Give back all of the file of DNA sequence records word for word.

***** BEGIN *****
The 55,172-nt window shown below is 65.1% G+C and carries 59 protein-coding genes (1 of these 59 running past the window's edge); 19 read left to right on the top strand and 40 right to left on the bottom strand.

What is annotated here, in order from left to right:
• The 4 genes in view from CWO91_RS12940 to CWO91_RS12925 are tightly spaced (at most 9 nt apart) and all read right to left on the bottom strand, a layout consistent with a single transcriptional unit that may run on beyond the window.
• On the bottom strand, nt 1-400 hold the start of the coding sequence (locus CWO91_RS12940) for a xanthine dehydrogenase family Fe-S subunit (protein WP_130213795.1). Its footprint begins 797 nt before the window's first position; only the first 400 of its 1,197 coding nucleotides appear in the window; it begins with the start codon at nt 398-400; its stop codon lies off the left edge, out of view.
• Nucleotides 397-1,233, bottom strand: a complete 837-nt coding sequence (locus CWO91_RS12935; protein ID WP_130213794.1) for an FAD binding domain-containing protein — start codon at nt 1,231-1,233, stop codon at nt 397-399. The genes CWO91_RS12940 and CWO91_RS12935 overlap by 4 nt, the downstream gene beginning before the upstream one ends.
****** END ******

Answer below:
The 55,172-nt window shown below is 65.1% G+C and carries 59 protein-coding genes (1 of these 59 running past the window's edge); 19 read left to right on the top strand and 40 right to left on the bottom strand.

What is annotated here, in order from left to right:
• The 4 genes in view from CWO91_RS12940 to CWO91_RS12925 are tightly spaced (at most 9 nt apart) and all read right to left on the bottom strand, a layout consistent with a single transcriptional unit that may run on beyond the window.
• On the bottom strand, nt 1-400 hold the start of the coding sequence (locus CWO91_RS12940) for a xanthine dehydrogenase family Fe-S subunit (protein WP_130213795.1). Its footprint begins 797 nt before the window's first position; only the first 400 of its 1,197 coding nucleotides appear in the window; it begins with the start codon at nt 398-400; its stop codon lies off the left edge, out of view.
• Nucleotides 397-1,233, bottom strand: a complete 837-nt coding sequence (locus CWO91_RS12935; protein ID WP_130213794.1) for an FAD binding domain-containing protein — start codon at nt 1,231-1,233, stop codon at nt 397-399. The genes CWO91_RS12940 and CWO91_RS12935 overlap by 4 nt, the downstream gene beginning before the upstream one ends.